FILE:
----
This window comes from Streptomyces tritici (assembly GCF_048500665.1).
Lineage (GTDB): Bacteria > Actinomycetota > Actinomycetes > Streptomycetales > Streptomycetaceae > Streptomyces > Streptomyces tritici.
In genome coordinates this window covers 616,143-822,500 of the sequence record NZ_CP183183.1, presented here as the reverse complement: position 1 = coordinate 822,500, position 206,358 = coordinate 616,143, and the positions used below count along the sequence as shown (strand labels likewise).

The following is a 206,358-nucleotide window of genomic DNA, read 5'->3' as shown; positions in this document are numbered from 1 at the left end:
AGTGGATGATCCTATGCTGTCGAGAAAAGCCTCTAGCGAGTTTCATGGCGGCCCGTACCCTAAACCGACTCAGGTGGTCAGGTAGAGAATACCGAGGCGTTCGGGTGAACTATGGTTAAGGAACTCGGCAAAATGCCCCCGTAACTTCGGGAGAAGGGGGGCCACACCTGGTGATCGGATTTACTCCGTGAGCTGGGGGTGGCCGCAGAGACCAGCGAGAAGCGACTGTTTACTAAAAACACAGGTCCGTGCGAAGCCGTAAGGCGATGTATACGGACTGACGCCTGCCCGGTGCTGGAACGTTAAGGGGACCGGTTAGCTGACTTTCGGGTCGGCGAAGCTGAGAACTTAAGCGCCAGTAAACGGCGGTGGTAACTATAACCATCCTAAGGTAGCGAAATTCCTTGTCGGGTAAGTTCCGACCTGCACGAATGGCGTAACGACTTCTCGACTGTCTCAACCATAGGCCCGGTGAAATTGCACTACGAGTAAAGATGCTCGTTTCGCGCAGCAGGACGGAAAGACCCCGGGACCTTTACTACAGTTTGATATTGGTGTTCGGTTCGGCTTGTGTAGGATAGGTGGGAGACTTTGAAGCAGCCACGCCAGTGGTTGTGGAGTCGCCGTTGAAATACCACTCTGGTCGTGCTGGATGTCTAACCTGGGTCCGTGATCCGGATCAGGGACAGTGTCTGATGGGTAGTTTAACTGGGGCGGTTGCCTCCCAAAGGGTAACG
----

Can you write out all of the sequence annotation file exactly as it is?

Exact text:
This window comes from Streptomyces tritici (assembly GCF_048500665.1).
Lineage (GTDB): Bacteria > Actinomycetota > Actinomycetes > Streptomycetales > Streptomycetaceae > Streptomyces > Streptomyces tritici.
In genome coordinates this window covers 616,143-822,500 of the sequence record NZ_CP183183.1, presented here as the reverse complement: position 1 = coordinate 822,500, position 206,358 = coordinate 616,143, and the positions used below count along the sequence as shown (strand labels likewise).

The following is a 206,358-nucleotide window of genomic DNA, read 5'->3' as shown; positions in this document are numbered from 1 at the left end:
AGTGGATGATCCTATGCTGTCGAGAAAAGCCTCTAGCGAGTTTCATGGCGGCCCGTACCCTAAACCGACTCAGGTGGTCAGGTAGAGAATACCGAGGCGTTCGGGTGAACTATGGTTAAGGAACTCGGCAAAATGCCCCCGTAACTTCGGGAGAAGGGGGGCCACACCTGGTGATCGGATTTACTCCGTGAGCTGGGGGTGGCCGCAGAGACCAGCGAGAAGCGACTGTTTACTAAAAACACAGGTCCGTGCGAAGCCGTAAGGCGATGTATACGGACTGACGCCTGCCCGGTGCTGGAACGTTAAGGGGACCGGTTAGCTGACTTTCGGGTCGGCGAAGCTGAGAACTTAAGCGCCAGTAAACGGCGGTGGTAACTATAACCATCCTAAGGTAGCGAAATTCCTTGTCGGGTAAGTTCCGACCTGCACGAATGGCGTAACGACTTCTCGACTGTCTCAACCATAGGCCCGGTGAAATTGCACTACGAGTAAAGATGCTCGTTTCGCGCAGCAGGACGGAAAGACCCCGGGACCTTTACTACAGTTTGATATTGGTGTTCGGTTCGGCTTGTGTAGGATAGGTGGGAGACTTTGAAGCAGCCACGCCAGTGGTTGTGGAGTCGCCGTTGAAATACCACTCTGGTCGTGCTGGATGTCTAACCTGGGTCCGTGATCCGGATCAGGGACAGTGTCTGATGGGTAGTTTAACTGGGGCGGTTGCCTCCCAAAGGGTAACG